Most training officers begin their teaching career with the desire to help their fellow firefighters get better. You probably got into the fire service to help others and teaching becomes a natural extension of the ‘help others’ mindset. Most of us take a path starting as a novice, achieve some measure of technical competence, then see some shortfall in the general skill-set or otherwise spot an opportunity to help someone get better. Maybe you started by helping the probationary firefighter who came on just after you. Maybe an officer saw something in you and challenged you to lead a drill. Eventually these opportunities led you to the decision to making teaching others part of your fire service path. So now you are teaching others and it’s time to recognize, accept, and embrace the power you have as a training officer.
Let me tell you about the impact a training officer had on me when I began my career with the Seattle Fire Department. During my hose & ladder training, I had great instructors; however, one particular engine training officer had a monumental impact on my learning experience during the academy. Over the course of eight weeks, I was able to demonstrate competence in the tasks of stretching a hose from an apparatus to a target objective, calling for water, and advancing the hose into the training tower. All of this occurred on bright shiny days with a concrete floor and full visibility. When the class transitioned to live fire training at the state academy, we each had our turn to make a fire attack. Now this was just a four-pallet fire in a concrete burn building, but the dynamics were significantly different from my point of view. Having never had the smoke, the heat, and the high expectations all resting on my shoulders at the same time I was apprehensive about what would happen. Did I have the skill? Would I get injured? Would my partner be ok? All of these questions and uncertainties were running through my mind. It seemed impossible to focus on what I was supposed to do.
What happened next was a piece of instructional mastery. As we started down the hallway with the instructor right next to me, he said, “I’ll be right here.” Now this may seem a small thing, but, throughout the course of training, he repeated those same words every time I advanced a hose line on the training ground. That simple statement provided me the confidence level that I needed in order to perform the evolution. My body did the same thing it had done dozens of times on the drill ground. I opened the line, moved forward while flowing, and made my way into the fire compartment. As soon as I was there, my fellow recruit partner, broke off and completed the vent and search evolution and in that moment, I transitioned from being a civilian to a firefighter. I owe that transition, and the opportunities that followed, to the power of that engine training instructor.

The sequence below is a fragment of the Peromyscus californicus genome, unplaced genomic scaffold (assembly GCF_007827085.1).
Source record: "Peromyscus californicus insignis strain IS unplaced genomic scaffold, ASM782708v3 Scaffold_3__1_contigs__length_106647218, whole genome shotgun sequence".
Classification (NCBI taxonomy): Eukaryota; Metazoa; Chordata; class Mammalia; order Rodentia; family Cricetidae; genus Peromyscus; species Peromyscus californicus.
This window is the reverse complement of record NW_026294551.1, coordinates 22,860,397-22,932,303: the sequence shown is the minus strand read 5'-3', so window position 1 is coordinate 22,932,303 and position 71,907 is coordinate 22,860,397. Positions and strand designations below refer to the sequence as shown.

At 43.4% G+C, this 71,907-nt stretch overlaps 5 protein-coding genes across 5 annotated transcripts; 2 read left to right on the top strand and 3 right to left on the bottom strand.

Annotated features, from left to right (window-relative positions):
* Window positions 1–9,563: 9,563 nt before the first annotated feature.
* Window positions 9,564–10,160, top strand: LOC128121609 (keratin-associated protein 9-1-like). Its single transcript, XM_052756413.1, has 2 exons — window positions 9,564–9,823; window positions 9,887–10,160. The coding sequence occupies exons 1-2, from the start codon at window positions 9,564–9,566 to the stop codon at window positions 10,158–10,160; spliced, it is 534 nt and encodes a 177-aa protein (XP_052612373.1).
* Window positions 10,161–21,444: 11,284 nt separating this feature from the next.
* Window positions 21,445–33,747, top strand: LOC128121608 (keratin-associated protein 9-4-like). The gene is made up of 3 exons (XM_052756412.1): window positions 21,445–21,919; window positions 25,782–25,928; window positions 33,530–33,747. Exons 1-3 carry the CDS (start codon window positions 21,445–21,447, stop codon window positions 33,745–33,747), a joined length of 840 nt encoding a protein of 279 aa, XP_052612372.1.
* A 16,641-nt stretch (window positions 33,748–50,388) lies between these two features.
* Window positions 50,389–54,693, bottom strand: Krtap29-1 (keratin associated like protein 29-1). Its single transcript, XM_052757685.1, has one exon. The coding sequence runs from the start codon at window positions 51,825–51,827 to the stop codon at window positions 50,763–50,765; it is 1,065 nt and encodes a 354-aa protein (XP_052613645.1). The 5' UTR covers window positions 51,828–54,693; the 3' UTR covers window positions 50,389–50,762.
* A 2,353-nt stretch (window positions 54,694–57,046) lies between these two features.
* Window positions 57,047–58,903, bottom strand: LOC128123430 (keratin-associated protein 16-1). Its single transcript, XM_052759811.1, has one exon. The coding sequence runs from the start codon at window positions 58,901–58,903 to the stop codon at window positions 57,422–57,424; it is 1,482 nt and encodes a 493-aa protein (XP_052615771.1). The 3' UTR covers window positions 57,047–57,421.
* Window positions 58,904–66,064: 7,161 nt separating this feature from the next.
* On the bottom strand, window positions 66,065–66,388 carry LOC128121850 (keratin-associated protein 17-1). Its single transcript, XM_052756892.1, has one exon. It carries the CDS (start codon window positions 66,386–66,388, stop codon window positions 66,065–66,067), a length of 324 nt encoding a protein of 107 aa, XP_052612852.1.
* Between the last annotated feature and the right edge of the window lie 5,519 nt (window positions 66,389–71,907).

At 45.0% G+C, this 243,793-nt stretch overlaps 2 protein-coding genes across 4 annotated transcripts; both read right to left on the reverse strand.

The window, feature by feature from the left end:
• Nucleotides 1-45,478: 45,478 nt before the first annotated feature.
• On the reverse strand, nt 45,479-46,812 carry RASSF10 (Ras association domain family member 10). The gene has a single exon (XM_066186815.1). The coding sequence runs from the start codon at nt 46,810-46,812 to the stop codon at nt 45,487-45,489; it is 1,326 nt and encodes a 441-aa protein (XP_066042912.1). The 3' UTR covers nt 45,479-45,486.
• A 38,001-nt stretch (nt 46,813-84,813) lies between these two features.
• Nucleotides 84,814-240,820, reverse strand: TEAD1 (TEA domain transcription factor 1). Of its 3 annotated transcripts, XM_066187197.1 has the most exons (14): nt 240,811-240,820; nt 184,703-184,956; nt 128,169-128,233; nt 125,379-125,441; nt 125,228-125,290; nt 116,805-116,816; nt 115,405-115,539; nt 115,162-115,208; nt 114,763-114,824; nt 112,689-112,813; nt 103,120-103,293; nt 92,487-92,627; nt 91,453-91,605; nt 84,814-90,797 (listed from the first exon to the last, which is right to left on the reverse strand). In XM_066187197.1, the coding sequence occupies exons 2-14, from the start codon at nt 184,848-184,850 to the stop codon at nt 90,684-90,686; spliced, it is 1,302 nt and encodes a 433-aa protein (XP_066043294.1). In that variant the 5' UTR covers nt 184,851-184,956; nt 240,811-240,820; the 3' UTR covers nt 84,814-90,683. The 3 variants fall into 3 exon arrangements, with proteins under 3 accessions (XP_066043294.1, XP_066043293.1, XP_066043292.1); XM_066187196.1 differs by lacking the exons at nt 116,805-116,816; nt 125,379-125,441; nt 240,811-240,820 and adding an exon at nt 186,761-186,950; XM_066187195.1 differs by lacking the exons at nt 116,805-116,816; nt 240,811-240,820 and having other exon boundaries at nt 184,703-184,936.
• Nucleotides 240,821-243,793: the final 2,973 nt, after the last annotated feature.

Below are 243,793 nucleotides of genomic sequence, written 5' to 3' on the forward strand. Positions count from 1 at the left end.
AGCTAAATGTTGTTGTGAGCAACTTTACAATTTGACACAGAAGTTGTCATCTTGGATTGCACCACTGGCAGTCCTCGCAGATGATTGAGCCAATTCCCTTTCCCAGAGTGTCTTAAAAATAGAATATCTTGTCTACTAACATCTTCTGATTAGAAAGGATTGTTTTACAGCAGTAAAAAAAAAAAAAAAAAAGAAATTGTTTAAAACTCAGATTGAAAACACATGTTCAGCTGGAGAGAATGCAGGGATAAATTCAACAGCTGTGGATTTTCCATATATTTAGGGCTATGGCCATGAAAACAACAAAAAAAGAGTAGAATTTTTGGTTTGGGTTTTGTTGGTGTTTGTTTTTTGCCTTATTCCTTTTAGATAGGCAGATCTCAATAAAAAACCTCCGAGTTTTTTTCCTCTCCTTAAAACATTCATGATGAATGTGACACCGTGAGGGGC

What I recognize now, as an instructor, is the brilliance, dedication, and foresight of my drill school Lieutenant. He was there every time I made a fire attack on the training ground, and with every member of the team. He constantly fed us information as well as assuring us, “I’ll be right here”. Using those exact words every time. He built our skill-set while, at the same time, preparing us for that one moment, in the hallway, in the smoke, in the heat, when he knew we would experience doubt. He used his power as an instructor to set the stage for a simple phrase to give me, and each of us, the confidence to make that fire attack successfully.That, right there, is the power of the instructor. The power you hold to see the future of your students. To understand the impact that the knowledge, skills, and abilities you are providing today will help them provide excellent service tomorrow. You are teaching them how to save the lives of others. You are probably teaching them how to save their own life in a mayday situation. It doesn’t matter what you are teaching you have the power to influence the outcome for others. That is why we do it. That is what the call to be a teacher is.
Recognize that the power you have as an instructor requires that you dedicate yourself to mastering the craft associated with the profession, and the science of effective instructional delivery. As part of your professional development, complete an instructor development class (Instructor I & II. Learn to teach live fire according to the NFPA 1403 standard. Watch how other instructors approach their craft and take note of both the positive and negative aspects of their teaching. Discuss teaching approaches, demonstration approaches, how to incorporate a new video, new skill, or new idea in a positive way. Spend time every day honing your craft as an instructor, so you are ready to use your power for good and create a positive outcome for your students. You are teaching the future of the fire service. You have the power of the instructor. Be a great instructor and wield that power for the good of the profession.